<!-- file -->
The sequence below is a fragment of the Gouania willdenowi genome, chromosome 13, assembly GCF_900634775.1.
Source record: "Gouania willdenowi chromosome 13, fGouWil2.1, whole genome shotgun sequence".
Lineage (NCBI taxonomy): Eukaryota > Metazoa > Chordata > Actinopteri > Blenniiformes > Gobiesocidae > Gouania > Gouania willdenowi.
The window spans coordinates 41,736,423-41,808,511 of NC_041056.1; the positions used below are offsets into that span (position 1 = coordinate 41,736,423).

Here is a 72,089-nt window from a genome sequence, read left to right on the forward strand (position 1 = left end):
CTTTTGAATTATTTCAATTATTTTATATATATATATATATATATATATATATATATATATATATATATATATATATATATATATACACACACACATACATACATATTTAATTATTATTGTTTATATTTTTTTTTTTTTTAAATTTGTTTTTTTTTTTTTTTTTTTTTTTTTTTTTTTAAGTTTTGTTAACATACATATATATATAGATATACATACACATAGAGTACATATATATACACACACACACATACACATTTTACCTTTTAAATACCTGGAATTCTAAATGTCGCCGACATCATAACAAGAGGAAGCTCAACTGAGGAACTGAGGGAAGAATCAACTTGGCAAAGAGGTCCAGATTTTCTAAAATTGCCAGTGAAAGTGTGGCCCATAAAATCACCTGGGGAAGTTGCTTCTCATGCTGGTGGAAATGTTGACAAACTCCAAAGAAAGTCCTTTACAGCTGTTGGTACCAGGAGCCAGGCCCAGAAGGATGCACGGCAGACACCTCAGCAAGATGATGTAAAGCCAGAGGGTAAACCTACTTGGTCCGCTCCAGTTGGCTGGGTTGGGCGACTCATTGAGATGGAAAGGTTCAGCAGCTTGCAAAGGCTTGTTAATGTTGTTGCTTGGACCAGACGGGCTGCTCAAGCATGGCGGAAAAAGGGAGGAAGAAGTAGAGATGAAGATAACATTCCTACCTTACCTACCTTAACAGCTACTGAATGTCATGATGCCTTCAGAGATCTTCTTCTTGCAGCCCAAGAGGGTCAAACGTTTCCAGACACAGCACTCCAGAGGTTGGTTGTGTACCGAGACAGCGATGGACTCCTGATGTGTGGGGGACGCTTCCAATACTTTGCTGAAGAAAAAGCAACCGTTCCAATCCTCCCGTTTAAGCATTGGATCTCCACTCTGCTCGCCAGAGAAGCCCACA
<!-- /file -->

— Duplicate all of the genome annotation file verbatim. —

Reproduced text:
The sequence below is a fragment of the Gouania willdenowi genome, chromosome 13, assembly GCF_900634775.1.
Source record: "Gouania willdenowi chromosome 13, fGouWil2.1, whole genome shotgun sequence".
Lineage (NCBI taxonomy): Eukaryota > Metazoa > Chordata > Actinopteri > Blenniiformes > Gobiesocidae > Gouania > Gouania willdenowi.
The window spans coordinates 41,736,423-41,808,511 of NC_041056.1; the positions used below are offsets into that span (position 1 = coordinate 41,736,423).

Here is a 72,089-nt window from a genome sequence, read left to right on the forward strand (position 1 = left end):
CTTTTGAATTATTTCAATTATTTTATATATATATATATATATATATATATATATATATATATATATATATATATATATATATATACACACACACATACATACATATTTAATTATTATTGTTTATATTTTTTTTTTTTTTAAATTTGTTTTTTTTTTTTTTTTTTTTTTTTTTTTTTTAAGTTTTGTTAACATACATATATATATAGATATACATACACATAGAGTACATATATATACACACACACACATACACATTTTACCTTTTAAATACCTGGAATTCTAAATGTCGCCGACATCATAACAAGAGGAAGCTCAACTGAGGAACTGAGGGAAGAATCAACTTGGCAAAGAGGTCCAGATTTTCTAAAATTGCCAGTGAAAGTGTGGCCCATAAAATCACCTGGGGAAGTTGCTTCTCATGCTGGTGGAAATGTTGACAAACTCCAAAGAAAGTCCTTTACAGCTGTTGGTACCAGGAGCCAGGCCCAGAAGGATGCACGGCAGACACCTCAGCAAGATGATGTAAAGCCAGAGGGTAAACCTACTTGGTCCGCTCCAGTTGGCTGGGTTGGGCGACTCATTGAGATGGAAAGGTTCAGCAGCTTGCAAAGGCTTGTTAATGTTGTTGCTTGGACCAGACGGGCTGCTCAAGCATGGCGGAAAAAGGGAGGAAGAAGTAGAGATGAAGATAACATTCCTACCTTACCTACCTTAACAGCTACTGAATGTCATGATGCCTTCAGAGATCTTCTTCTTGCAGCCCAAGAGGGTCAAACGTTTCCAGACACAGCACTCCAGAGGTTGGTTGTGTACCGAGACAGCGATGGACTCCTGATGTGTGGGGGACGCTTCCAATACTTTGCTGAAGAAAAAGCAACCGTTCCAATCCTCCCGTTTAAGCATTGGATCTCCACTCTGCTCGCCAGAGAAGCCCACA